[OSList] Afterwards...

Chris Corrigan chris.corrigan at gmail.com
Sun Jan 13 20:51:09 PST 2013

That is a good fierce question to host your client in. And your observation that it is about the people and not the process is spot on. Anywhere there is dysfunction or success it is down to the people. 


Harvest Moon Consultants

Art of Hosting - Participatory Leadership and Social Collaboration, Bowen Island, BC November 11-14,2013

On 2013-01-12, at 5:08 PM, "Harrison Owen" <hhowen at verizon.net> wrote:

> Well, the Open Space, previously noted, is over. For the client it was a raging success, or so they said. For myself it was indeed marvelous, albeit just another day in Open Space. But I also noted a sense of sadness, maybe even tragedy. I have felt such feelings before, but never quite so strongly. I had been told that the participants constituted a dysfunctional organization, low on morale, and lacking in communication abilities. But when we opened space, you surely couldn’t see any of that. Charged up, charging on – with purpose, clarity, respect, and humor. What’s not to like about that? But more to the point, how could the client been so wrong? The client in this case is a duo (Chief and Deputy). Both are competent, sensitive, energetic, bright – truly good folks. But the fact remains that the very same people (“the employees”) who had been described as dysfunctional, dis-spirited, and un-communicative… simply took fire! I believe this raises some questions that we need to ask ourselves, and most especially our clients. In what follows, you will see my attempt, appropriately redacted to cover the innocent. I guess you could call this “After-work.”
> (An Afterwards email to my client)
> Given your initial description of the situation, it appears that some good things may have happened. As I recall, the organization was described as “dysfunctional with serious morale and communications issues.” Those may not have been precisely the words, but pretty close. I heard what was said, and was prepared for the worst, but to be perfectly honest with you, there was nothing that I saw during our two days together that would lead me to such a judgment. What I did see was a committed group of professionals deeply and passionately engaged in their mission and with each other. To be sure there were arguments and disagreements, but so far as I could see all of that took place in a respectful manner. Above everything else they were genuine, warm, people. Nice folks. With the exception of a few moments of trepidation at the very start, which seemed to pass quickly (20 min?), it all flowed as a marvelous tapestry of human endeavor.
> Assuming that my natural (and doubtless prejudiced) optimism didn’t get the better of me, it is reasonable to ask, What happened? One might suspect “The magic of Open Space,” but I think that would be a false conclusion. A more accurate one would be, The Magic of the People. And that magic seemed to appear almost instantaneously – well, after 20 minutes or so. All of which could lead to a deeper and more interesting conclusion: The people didn’t actually change at all, they simply showed up as they really were.  And a follow-on question: What was different? Same people, same issues, same general constraints ( Washington is still Washington, and Africa remains its enchanting, maddening self). To be sure, we were in an “offsite conference center,” but I can tell you that had the space been available in the office, the results would have been comparable.  What was different?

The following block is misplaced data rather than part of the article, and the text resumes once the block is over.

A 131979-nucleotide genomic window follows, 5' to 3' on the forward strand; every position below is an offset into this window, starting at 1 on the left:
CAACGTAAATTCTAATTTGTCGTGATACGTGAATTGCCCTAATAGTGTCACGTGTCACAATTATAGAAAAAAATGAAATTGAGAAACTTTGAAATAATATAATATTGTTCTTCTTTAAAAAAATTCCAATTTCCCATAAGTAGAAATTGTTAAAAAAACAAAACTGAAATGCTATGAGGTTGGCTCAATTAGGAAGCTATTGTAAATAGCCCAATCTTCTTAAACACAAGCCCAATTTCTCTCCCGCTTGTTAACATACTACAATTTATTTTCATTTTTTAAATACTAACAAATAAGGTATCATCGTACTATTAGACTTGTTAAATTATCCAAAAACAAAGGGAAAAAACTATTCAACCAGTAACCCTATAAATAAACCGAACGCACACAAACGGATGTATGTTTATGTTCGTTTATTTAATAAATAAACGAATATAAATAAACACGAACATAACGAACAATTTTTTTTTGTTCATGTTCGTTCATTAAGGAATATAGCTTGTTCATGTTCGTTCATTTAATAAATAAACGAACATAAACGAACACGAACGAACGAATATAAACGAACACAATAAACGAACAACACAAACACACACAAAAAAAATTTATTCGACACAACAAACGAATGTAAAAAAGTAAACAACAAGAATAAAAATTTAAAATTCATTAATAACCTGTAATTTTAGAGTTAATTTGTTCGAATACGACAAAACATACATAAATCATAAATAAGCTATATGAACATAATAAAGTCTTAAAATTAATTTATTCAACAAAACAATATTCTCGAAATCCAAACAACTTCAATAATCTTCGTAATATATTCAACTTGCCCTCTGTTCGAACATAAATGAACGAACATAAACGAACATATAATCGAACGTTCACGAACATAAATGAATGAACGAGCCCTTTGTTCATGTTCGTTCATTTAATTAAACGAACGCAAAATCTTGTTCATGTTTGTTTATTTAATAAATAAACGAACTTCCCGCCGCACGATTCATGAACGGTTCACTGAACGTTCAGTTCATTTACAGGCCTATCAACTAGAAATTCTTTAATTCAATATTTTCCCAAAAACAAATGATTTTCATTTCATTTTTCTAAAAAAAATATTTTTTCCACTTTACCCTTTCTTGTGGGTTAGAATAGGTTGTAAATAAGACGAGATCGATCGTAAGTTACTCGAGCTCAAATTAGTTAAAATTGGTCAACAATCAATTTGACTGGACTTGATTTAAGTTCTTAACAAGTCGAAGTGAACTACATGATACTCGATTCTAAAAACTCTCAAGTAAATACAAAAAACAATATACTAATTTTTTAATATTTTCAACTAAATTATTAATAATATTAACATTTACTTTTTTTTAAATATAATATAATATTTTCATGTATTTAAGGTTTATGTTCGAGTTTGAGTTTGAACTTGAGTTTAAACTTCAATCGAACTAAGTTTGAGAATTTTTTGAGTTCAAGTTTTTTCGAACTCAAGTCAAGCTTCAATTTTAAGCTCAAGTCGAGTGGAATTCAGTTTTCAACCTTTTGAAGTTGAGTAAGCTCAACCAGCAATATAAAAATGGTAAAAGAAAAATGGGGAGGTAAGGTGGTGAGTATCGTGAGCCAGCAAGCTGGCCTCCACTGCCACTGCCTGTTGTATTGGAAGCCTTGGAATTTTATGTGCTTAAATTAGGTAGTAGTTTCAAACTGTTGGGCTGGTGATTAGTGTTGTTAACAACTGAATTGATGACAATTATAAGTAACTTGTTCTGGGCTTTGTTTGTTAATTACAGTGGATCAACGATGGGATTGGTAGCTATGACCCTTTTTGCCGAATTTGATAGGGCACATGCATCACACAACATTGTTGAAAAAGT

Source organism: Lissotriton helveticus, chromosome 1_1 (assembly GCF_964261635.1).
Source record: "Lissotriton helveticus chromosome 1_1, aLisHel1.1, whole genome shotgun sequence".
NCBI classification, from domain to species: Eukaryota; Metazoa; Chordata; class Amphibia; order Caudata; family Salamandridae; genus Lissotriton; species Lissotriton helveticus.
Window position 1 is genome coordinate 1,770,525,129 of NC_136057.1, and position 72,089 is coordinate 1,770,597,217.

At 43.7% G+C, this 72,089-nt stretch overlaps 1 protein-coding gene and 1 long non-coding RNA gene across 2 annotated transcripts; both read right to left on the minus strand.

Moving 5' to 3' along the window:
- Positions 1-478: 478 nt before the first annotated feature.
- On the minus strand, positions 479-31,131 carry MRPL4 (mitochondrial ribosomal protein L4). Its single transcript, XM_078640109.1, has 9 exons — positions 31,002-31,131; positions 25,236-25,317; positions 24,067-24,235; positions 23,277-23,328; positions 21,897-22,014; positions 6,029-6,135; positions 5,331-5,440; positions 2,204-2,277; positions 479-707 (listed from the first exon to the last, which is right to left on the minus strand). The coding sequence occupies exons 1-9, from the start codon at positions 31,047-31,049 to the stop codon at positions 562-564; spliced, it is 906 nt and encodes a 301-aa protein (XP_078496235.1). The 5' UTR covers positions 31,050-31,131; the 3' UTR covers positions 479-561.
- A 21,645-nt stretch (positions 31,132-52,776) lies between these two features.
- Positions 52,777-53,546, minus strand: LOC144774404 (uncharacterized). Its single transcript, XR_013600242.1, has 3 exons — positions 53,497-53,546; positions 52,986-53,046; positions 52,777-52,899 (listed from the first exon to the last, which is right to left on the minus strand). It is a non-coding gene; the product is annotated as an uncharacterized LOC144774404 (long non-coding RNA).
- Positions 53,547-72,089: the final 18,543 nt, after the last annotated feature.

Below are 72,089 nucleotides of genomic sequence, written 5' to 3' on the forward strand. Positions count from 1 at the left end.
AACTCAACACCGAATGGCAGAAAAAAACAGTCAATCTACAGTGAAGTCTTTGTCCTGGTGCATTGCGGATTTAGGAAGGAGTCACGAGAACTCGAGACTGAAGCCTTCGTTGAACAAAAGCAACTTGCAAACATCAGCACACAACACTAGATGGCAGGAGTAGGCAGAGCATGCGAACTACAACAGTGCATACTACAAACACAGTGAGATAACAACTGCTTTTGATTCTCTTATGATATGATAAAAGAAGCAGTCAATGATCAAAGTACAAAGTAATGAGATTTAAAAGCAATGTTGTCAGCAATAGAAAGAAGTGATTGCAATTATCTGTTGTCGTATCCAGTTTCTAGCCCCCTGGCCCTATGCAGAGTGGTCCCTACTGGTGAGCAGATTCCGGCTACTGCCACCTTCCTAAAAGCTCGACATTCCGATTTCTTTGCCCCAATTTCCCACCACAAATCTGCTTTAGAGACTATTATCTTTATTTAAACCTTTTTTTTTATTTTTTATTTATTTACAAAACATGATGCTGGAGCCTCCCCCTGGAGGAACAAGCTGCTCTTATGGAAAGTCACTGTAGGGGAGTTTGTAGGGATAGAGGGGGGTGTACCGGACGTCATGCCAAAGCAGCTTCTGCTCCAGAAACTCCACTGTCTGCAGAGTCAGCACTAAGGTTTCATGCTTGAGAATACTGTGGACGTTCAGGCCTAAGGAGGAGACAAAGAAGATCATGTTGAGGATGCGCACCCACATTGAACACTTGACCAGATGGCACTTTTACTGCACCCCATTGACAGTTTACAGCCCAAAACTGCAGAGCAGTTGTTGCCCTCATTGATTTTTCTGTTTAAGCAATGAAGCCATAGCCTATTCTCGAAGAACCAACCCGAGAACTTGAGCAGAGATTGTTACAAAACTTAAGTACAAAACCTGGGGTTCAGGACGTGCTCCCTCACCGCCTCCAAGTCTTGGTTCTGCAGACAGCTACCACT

> As you wander on down the road, there will be a natural tendency to assess the impact of our two days together in terms of the number of projects/fixes/changes that are followed up on, and implemented. Natural, but superficial, I think. Some proposals will be dealt with, some won’t be, some never should be. Indeed the world may radically change tomorrow so that just about everything we talked about, thought about, and planned is irrelevant. The question then will be, can The People demonstrate the same level of professional competence, commitment, passion and responsibility as they did over the past two days, and effectively deal with that new world? I believe you have now set a new high bar for yourselves, and based on the demonstrated performance, I believe the odds are really good. No guarantees, of course, but one thing is very clear, The XXXX Bureau is NOT essentially a tattered collection of dysfunctional people, out of steam, and out of spirit.
> And now we come to a really hard question – the pointy end of the stick, as it were. What are you doing, by way of doing business, that creates an environment in which good people appear as dysfunctional, with morale at snake belly low,  and incapable of meaningful communication? I don’t think for a moment that the original assessment was wrong, but I do think there are alternatives. Short take: Keep your space open. I do think you can apply some of the lessons learned from Open Space so that good people can effectively maneuver in tight quarters.
> Harrison
> Harrison Owen
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